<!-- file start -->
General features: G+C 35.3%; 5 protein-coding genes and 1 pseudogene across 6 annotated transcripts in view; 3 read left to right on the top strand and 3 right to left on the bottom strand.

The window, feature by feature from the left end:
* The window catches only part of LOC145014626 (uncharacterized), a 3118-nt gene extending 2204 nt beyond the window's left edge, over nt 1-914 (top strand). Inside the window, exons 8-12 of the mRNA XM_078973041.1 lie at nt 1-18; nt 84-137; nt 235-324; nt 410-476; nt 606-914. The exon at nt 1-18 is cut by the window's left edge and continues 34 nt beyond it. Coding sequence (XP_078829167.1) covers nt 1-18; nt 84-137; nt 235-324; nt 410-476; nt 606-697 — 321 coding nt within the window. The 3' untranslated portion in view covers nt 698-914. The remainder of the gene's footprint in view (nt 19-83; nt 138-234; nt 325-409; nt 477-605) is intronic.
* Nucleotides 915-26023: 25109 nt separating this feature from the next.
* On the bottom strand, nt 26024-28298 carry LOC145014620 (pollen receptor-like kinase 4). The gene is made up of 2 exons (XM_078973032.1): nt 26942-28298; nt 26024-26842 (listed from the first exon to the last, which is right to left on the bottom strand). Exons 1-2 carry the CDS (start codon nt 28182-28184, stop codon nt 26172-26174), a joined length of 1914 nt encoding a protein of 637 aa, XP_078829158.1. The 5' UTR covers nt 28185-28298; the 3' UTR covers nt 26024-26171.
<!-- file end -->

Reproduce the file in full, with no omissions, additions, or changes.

General features: G+C 35.3%; 5 protein-coding genes and 1 pseudogene across 6 annotated transcripts in view; 3 read left to right on the top strand and 3 right to left on the bottom strand.

The window, feature by feature from the left end:
* The window catches only part of LOC145014626 (uncharacterized), a 3118-nt gene extending 2204 nt beyond the window's left edge, over nt 1-914 (top strand). Inside the window, exons 8-12 of the mRNA XM_078973041.1 lie at nt 1-18; nt 84-137; nt 235-324; nt 410-476; nt 606-914. The exon at nt 1-18 is cut by the window's left edge and continues 34 nt beyond it. Coding sequence (XP_078829167.1) covers nt 1-18; nt 84-137; nt 235-324; nt 410-476; nt 606-697 — 321 coding nt within the window. The 3' untranslated portion in view covers nt 698-914. The remainder of the gene's footprint in view (nt 19-83; nt 138-234; nt 325-409; nt 477-605) is intronic.
* Nucleotides 915-26023: 25109 nt separating this feature from the next.
* On the bottom strand, nt 26024-28298 carry LOC145014620 (pollen receptor-like kinase 4). The gene is made up of 2 exons (XM_078973032.1): nt 26942-28298; nt 26024-26842 (listed from the first exon to the last, which is right to left on the bottom strand). Exons 1-2 carry the CDS (start codon nt 28182-28184, stop codon nt 26172-26174), a joined length of 1914 nt encoding a protein of 637 aa, XP_078829158.1. The 5' UTR covers nt 28185-28298; the 3' UTR covers nt 26024-26171.